Anna Maria Coclite from Graz University of Technology and her team have succeeded in producing a 3in1 hybrid material for the next generation of smart, artificial skin. (Lunghammer - Graz University of Technology/Zenger)

By Simona Kitanovska

After six years of hard work an Italian woman researcher has managed to create a next-generation smart skin which is even more sensitive than real skin and can even detect microorganisms.

Working at the Institute of Solid State Physics at the Graz Technical University (TU Graz) in Austria, Anna Maria Coclite has now unveiled her pioneering development of a three-in-one hybrid material “smart skin” that can detect touch, temperature and moisture.

For almost six years, she and her team have worked on the development of smart skin as part of Coclite’s European Research Council (ERC) project Smart Core. With 2,000 individual sensors per square millimeter, the hybrid material is even more sensitive than a human fingertip.

Each of the sensors consists of a unique combination of materials: an smart polymer in the form of a hydrogel inside and a shell of piezoelectric zinc oxide.

Coclite explains: “The hydrogel can absorb water and thus expands upon changes in humidity and temperature. In doing so, it exerts pressure on the piezoelectric zinc oxide, which responds to this and all other mechanical stresses with an electrical signal.” The result is a wafer-thin material that reacts simultaneously to force, moisture and temperature with extremely high spatial resolution and emits corresponding electronic signals.”

The skin is the largest sensory organ and at the same time the protective coat of the human being.

It “feels” several sensory inputs at the same time and reports information about humidity, temperature and pressure to the brain. For Coclite, a material with such multisensory properties is “a kind of ‘holy grail’ in the technology of intelligent artificial materials.

The Smartskin is a wafer-thin material that reacts simultaneously to the effects of force, moisture and temperature with extremely high spatial resolution and emits corresponding electronic signals. (Lunghammer – Graz University of Technology/Zenger)

She said: “In particular, robotics and smart prosthetics would benefit from a better integrated, more precise sensing system similar to human skin.”

An ERC grant winner and researcher at the Institute of Solid State Physics at TU Graz, Coclite has now published her pioneering research in the journal Advanced Materials Technologies.

She said: ““The first artificial skin samples are six micrometers thin, or 0.006 millimeters. But it could be even thinner.”

In comparison, the human epidermis is 0.03 to 2 millimeters thick.

The human skin perceives things from a size of about one square millimeter. The smart skin has a resolution that is a thousand times smaller and can register objects that are too small for human skin (such as microorganisms).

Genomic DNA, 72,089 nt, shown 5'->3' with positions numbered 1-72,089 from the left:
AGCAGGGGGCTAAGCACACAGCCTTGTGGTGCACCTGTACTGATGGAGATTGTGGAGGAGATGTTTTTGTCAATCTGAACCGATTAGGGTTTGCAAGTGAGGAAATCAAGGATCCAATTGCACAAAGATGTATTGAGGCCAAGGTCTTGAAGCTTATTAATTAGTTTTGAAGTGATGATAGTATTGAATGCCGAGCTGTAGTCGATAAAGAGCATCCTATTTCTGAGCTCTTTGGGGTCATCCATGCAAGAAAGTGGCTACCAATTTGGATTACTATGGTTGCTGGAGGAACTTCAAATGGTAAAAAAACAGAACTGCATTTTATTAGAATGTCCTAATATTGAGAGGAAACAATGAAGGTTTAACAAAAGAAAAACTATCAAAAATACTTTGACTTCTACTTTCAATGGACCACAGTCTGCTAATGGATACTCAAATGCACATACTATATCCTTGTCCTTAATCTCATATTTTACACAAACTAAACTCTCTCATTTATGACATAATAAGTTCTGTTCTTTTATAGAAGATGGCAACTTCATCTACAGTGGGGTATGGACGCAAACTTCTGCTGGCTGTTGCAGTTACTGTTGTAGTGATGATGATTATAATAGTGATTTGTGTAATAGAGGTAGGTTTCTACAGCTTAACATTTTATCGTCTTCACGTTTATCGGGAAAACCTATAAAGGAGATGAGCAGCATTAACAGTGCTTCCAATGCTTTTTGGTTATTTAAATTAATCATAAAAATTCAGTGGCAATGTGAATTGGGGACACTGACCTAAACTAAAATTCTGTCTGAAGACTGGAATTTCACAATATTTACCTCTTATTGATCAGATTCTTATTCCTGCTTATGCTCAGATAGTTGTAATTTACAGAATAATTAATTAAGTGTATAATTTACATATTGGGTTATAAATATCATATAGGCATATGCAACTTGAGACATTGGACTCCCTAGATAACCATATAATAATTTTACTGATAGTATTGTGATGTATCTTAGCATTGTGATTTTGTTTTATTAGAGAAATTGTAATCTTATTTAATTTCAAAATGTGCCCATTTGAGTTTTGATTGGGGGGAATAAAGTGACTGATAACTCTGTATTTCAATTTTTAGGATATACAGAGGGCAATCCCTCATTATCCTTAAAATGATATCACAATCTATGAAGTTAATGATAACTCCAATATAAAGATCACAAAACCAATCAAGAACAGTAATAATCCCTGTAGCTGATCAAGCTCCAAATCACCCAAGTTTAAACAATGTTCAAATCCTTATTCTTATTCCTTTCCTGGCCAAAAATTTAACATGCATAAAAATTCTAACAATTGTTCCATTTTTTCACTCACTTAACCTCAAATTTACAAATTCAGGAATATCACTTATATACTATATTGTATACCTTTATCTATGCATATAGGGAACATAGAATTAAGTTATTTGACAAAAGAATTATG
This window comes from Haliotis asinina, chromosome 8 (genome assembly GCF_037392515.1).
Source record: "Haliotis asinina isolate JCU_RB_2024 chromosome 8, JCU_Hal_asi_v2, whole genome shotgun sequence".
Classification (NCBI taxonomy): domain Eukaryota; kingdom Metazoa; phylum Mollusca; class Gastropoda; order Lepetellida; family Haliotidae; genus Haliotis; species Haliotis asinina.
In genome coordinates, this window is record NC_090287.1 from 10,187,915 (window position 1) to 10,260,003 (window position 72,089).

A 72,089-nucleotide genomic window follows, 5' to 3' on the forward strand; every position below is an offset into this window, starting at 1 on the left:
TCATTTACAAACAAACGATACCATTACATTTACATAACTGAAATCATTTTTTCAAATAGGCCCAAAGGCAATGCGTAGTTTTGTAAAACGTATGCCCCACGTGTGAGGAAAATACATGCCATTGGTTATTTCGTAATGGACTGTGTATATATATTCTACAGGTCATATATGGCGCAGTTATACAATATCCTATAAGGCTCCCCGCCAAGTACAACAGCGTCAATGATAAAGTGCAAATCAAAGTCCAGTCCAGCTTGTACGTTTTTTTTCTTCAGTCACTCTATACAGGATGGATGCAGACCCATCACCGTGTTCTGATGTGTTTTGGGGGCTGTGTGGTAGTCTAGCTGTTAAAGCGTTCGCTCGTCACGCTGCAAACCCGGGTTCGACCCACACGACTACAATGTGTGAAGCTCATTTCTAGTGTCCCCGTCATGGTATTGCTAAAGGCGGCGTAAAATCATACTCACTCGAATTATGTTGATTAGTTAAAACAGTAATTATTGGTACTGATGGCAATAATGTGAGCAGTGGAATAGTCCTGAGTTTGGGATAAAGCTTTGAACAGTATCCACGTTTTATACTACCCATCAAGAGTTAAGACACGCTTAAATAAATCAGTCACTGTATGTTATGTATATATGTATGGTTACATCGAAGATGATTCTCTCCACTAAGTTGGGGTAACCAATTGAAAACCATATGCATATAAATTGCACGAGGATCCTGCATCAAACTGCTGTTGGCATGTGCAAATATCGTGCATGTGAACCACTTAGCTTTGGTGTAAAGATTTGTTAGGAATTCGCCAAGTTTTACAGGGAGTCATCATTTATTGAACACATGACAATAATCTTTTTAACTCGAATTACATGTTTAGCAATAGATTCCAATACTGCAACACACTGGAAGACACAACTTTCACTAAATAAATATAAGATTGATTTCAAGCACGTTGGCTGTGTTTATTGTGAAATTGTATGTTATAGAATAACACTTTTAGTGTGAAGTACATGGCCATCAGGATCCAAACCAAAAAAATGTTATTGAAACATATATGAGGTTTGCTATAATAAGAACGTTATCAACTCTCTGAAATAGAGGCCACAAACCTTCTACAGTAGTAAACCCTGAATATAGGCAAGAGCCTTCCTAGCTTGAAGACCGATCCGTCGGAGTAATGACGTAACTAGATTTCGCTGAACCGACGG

The individual sensor layers are very thin and at the same time equipped with sensor elements covering the entire surface.

The research team that developed Smartskin: (from left to right) Philipp Schaffner, Materials Institute at Joanneum Research, Anna Maria Coclite, Institute for Solid State Physics at TU Graz, Barbara Stadlober, Materials Institute at Joanneum Research, and Taher Abu Ali, also at the Institute for Solid State Physics at Graz University of Technology. (Lunghammer – Graz University of Technology/Zenger)

This was possible in a worldwide unique process for which the researchers combined three known methods from physical chemistry for the first time: a chemical vapor deposition for the hydrogel material, an atomic layer deposition for the zinc oxide and nanoprint lithography for the polymer template.

The lithographic preparation of the polymer template was the responsibility of the research group “Hybrid electronics and structuring” headed by Barbara Stadlober. The group is part of Joanneum Research’s Materials Institute based in Weiz, Austria.

Several fields of application are now opening up for the skin-like hybrid material.

In healthcare, for example, the sensor material could independently detect microorganisms and report them accordingly. Also conceivable are prostheses that give the wearer information about temperature or humidity, or robots that can perceive their environment more sensitively.

On the path to application, smart skin scores with a decisive advantage: the sensory nanorods – the “smart core” of the material – are produced using a vapor-based manufacturing process. This process is already well established in production plants for integrated circuits, for example. The production of smart skin can thus be easily scaled and implemented in existing production lines.

The properties of smart skin are now being optimized even further. Coclite and her team – in particular the PhD student Taher Abu Ali – want to extend the temperature range to which the material reacts and improve the flexibility of the artificial skin.

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